Trinity College Professors Ruth Byrne and Jennifer McElwain were presented with Royal Irish Academy Gold Medals by An Taoiseach Micheál Martin today.
Ruth Byrne, Professor of Cognitive Science, received the Royal Irish Academy Gold Medal in the Social Sciences and Jennifer McElwain, Professor of Botany, received the Royal Irish Academy Gold Medal in the Environmental Sciences and Geosciences.
Provost Linda Doyle welcomed the President of the Royal Irish Academy, Dr Mary Canning, to the Provost’s House for the awarding. The Taoiseach presented the medals to Professor Byrne and Professor McElwain in a ceremony attended by fellow members of the Royal Irish Academy, colleagues in academia, family and friends.
Each year, the Royal Irish Academy awards Gold Medals to two world-class researchers in Ireland whose work has made and continues to make a global impact. The awards celebrate the achievements of higher education in Ireland and serve to inspire future generations of high-achieving researchers.
Dr Mary Canning, President of the Royal Irish Academy, said
Public recognition of excellence demonstrates the Academy’s core purpose to promote awareness of how science and the humanities enrich our lives and benefit society. Our two Gold Medal award recipients today have, through the rigour and global impact of their work, illustrated those values perfectly and their achievements will inspire early-career researchers. After all, you cannot be what you cannot see.
An Taoiseach, Micheál Martin, said
I am delighted to help celebrate the outstanding work of Professor Ruth Byrne and Professor Jennifer McElwain as they are awarded the Royal Irish Academy Gold Medals. The global pandemic highlighted how important research and innovation and the contribution of the Higher Education sector is for policymakers and citizens alike. We want to further improve that flow of ideas into the future. The Royal Irish Academy Gold Medals demonstrate the value, range and quality of research in Higher Education Institutes that is making a global impact.
Professor Ruth Byrne said:
This award is a welcome recognition of the value of the scientific study of the human mind, especially the importance of discoveries in cognitive science about the human imagination, for understanding how people think, reason, and make decisions in their daily lives.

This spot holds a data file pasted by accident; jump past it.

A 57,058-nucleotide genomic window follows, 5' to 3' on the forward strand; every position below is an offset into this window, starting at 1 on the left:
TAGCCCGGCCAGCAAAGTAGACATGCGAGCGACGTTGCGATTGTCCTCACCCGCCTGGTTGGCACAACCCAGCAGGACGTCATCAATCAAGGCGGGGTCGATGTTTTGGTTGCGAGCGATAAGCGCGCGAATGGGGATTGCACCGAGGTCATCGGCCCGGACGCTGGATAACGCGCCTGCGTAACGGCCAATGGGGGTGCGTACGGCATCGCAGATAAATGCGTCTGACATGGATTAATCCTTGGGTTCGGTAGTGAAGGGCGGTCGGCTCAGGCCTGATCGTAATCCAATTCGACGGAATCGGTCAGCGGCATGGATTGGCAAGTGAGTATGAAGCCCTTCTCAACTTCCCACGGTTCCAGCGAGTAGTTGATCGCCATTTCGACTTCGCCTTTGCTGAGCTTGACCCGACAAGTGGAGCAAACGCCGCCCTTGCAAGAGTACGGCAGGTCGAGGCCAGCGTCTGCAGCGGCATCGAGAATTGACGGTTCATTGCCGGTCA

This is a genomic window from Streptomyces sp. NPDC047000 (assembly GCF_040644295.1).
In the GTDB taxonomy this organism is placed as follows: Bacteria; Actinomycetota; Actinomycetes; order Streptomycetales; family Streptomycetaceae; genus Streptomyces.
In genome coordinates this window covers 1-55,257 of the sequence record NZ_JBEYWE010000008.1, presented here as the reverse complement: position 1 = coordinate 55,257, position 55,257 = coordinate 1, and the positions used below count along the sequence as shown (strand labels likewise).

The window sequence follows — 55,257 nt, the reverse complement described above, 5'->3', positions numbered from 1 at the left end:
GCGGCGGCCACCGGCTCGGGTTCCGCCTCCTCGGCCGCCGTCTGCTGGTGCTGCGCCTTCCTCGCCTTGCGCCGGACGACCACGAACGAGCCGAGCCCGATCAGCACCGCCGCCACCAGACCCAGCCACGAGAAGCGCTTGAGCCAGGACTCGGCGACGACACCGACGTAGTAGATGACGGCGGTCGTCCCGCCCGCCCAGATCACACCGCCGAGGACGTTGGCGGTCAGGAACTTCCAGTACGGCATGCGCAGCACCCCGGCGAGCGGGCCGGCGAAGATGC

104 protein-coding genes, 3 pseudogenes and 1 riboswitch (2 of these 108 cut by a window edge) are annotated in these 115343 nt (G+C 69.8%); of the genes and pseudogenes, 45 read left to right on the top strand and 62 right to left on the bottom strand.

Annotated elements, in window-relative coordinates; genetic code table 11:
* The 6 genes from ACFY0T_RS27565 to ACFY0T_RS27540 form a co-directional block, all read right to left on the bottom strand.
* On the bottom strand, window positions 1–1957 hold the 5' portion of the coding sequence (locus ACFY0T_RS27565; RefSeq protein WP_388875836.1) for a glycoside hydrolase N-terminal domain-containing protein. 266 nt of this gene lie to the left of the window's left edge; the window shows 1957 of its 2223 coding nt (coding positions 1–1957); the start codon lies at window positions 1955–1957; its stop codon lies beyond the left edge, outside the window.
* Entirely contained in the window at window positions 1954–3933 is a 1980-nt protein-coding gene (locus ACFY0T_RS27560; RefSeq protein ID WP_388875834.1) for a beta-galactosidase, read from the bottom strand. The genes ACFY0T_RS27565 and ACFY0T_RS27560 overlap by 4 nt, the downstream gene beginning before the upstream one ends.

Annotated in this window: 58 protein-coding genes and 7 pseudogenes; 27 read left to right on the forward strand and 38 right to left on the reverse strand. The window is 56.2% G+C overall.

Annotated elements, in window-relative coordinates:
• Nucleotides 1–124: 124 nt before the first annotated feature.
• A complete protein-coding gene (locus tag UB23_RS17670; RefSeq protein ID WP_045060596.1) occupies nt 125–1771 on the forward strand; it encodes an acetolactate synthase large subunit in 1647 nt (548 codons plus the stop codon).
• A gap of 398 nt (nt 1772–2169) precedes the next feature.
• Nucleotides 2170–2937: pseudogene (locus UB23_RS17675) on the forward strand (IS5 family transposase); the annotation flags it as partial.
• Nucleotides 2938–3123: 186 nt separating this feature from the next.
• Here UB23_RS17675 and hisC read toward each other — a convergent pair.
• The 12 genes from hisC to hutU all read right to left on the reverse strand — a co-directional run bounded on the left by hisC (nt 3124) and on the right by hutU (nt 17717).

Professor Jennifer McElwain said:
The award of the RIA Gold Medal in the Environmental Sciences and Geosciences is a huge personal honour. For me it highlights how studies of landscapes, fossils and atmospheres of a past Earth from millions of years ago are valued because they provide a long- term context to contemporary issues of climate change and biodiversity loss. An understanding of the deep geological past allow us to document baselines of past climate change, the sensitivity of global climate to changes in atmospheric composition and the tipping points which have negative consequences for biodiversity.
The 2021 Royal Irish Academy Gold Medal in the Environmental Sciences and Geosciences is sponsored by the Geological Survey Ireland and the Geological Survey Northern Ireland.
Notes for Editors:
Professor Ruth Byrne is a globally acknowledged scholarly leader in the field of Cognitive Psychology: a psychological scientist who has advanced our understanding of the human mind She has made a distinguished scholarly contribution to psychology through her research on human reasoning and imagination including experimental and computational investigations of reasoning and imaginative thought.
Her discovery that certain kinds of background knowledge can suppress even the simplest of deductive inferences has attracted experimental study worldwide. Artificial intelligence (AI) researchers have modelled it to improve the flexibility of reasoning in AI programmes. It has also led to important theoretical developments in the characterisation of human reasoning. Her work on the human imagination provided for the first time an experimentally tested account of the processes underlying a central aspect of imaginative thought, the creation of alternatives to reality. The integrated treatment of imagination and rationality in her 2005 MIT book The rational imagination: how people create alternatives to reality, was noted by Nobel laureate Daniel Kahneman “as a major contribution to both fields”. Her work has impacted beyond her discipline in philosophy, artificial intelligence and computer science.